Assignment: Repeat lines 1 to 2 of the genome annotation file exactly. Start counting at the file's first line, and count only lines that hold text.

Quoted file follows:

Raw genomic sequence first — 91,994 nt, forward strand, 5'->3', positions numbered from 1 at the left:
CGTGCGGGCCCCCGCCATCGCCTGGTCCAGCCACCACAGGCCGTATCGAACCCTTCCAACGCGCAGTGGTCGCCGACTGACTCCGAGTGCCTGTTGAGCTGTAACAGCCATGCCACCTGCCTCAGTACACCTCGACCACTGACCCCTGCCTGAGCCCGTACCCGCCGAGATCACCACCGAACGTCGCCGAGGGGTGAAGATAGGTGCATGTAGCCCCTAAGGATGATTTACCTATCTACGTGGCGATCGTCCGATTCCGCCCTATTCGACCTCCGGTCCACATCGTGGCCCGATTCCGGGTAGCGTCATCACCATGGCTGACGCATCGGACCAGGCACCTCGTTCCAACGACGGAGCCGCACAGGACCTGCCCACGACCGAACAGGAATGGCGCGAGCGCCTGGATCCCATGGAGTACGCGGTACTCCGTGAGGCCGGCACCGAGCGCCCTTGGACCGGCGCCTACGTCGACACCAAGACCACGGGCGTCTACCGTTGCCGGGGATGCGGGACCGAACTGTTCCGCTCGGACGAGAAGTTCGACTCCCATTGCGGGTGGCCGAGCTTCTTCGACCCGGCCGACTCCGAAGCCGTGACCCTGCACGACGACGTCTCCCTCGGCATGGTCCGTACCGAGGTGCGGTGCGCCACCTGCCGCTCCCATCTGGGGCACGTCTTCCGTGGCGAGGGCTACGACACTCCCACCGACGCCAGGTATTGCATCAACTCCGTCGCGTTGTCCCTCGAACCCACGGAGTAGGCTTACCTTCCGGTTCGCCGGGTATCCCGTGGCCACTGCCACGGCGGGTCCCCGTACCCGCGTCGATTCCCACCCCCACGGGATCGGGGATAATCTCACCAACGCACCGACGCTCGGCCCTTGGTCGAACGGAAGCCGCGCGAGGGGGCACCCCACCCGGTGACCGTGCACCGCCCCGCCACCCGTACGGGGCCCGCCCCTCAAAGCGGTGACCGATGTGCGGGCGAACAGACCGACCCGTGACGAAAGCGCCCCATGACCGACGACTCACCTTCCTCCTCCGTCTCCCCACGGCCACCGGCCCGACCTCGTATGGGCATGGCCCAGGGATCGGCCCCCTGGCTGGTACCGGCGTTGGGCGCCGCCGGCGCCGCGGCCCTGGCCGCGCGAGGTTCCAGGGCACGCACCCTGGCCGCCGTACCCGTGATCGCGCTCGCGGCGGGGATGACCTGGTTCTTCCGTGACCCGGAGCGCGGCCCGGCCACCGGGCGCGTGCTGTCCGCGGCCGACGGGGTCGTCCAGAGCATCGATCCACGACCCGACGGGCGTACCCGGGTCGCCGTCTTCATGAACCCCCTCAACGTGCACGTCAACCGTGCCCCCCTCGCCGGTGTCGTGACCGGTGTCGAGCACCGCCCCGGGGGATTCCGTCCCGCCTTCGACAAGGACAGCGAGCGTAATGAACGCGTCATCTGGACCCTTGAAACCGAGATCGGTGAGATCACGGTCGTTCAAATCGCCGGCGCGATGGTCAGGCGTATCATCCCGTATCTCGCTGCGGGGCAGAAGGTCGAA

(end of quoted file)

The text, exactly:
Raw genomic sequence first — 91,994 nt, forward strand, 5'->3', positions numbered from 1 at the left:
CGTGCGGGCCCCCGCCATCGCCTGGTCCAGCCACCACAGGCCGTATCGAACCCTTCCAACGCGCAGTGGTCGCCGACTGACTCCGAGTGCCTGTTGAGCTGTAACAGCCATGCCACCTGCCTCAGTACACCTCGACCACTGACCCCTGCCTGAGCCCGTACCCGCCGAGATCACCACCGAACGTCGCCGAGGGGTGAAGATAGGTGCATGTAGCCCCTAAGGATGATTTACCTATCTACGTGGCGATCGTCCGATTCCGCCCTATTCGACCTCCGGTCCACATCGTGGCCCGATTCCGGGTAGCGTCATCACCATGGCTGACGCATCGGACCAGGCACCTCGTTCCAACGACGGAGCCGCACAGGACCTGCCCACGACCGAACAGGAATGGCGCGAGCGCCTGGATCCCATGGAGTACGCGGTACTCCGTGAGGCCGGCACCGAGCGCCCTTGGACCGGCGCCTACGTCGACACCAAGACCACGGGCGTCTACCGTTGCCGGGGATGCGGGACCGAACTGTTCCGCTCGGACGAGAAGTTCGACTCCCATTGCGGGTGGCCGAGCTTCTTCGACCCGGCCGACTCCGAAGCCGTGACCCTGCACGACGACGTCTCCCTCGGCATGGTCCGTACCGAGGTGCGGTGCGCCACCTGCCGCTCCCATCTGGGGCACGTCTTCCGTGGCGAGGGCTACGACACTCCCACCGACGCCAGGTATTGCATCAACTCCGTCGCGTTGTCCCTCGAACCCACGGAGTAGGCTTACCTTCCGGTTCGCCGGGTATCCCGTGGCCACTGCCACGGCGGGTCCCCGTACCCGCGTCGATTCCCACCCCCACGGGATCGGGGATAATCTCACCAACGCACCGACGCTCGGCCCTTGGTCGAACGGAAGCCGCGCGAGGGGGCACCCCACCCGGTGACCGTGCACCGCCCCGCCACCCGTACGGGGCCCGCCCCTCAAAGCGGTGACCGATGTGCGGGCGAACAGACCGACCCGTGACGAAAGCGCCCCATGACCGACGACTCACCTTCCTCCTCCGTCTCCCCACGGCCACCGGCCCGACCTCGTATGGGCATGGCCCAGGGATCGGCCCCCTGGCTGGTACCGGCGTTGGGCGCCGCCGGCGCCGCGGCCCTGGCCGCGCGAGGTTCCAGGGCACGCACCCTGGCCGCCGTACCCGTGATCGCGCTCGCGGCGGGGATGACCTGGTTCTTCCGTGACCCGGAGCGCGGCCCGGCCACCGGGCGCGTGCTGTCCGCGGCCGACGGGGTCGTCCAGAGCATCGATCCACGACCCGACGGGCGTACCCGGGTCGCCGTCTTCATGAACCCCCTCAACGTGCACGTCAACCGTGCCCCCCTCGCCGGTGTCGTGACCGGTGTCGAGCACCGCCCCGGGGGATTCCGTCCCGCCTTCGACAAGGACAGCGAGCGTAATGAACGCGTCATCTGGACCCTTGAAACCGAGATCGGTGAGATCACGGTCGTTCAAATCGCCGGCGCGATGGTCAGGCGTATCATCCCGTATCTCGCTGCGGGGCAGAAGGTCGAA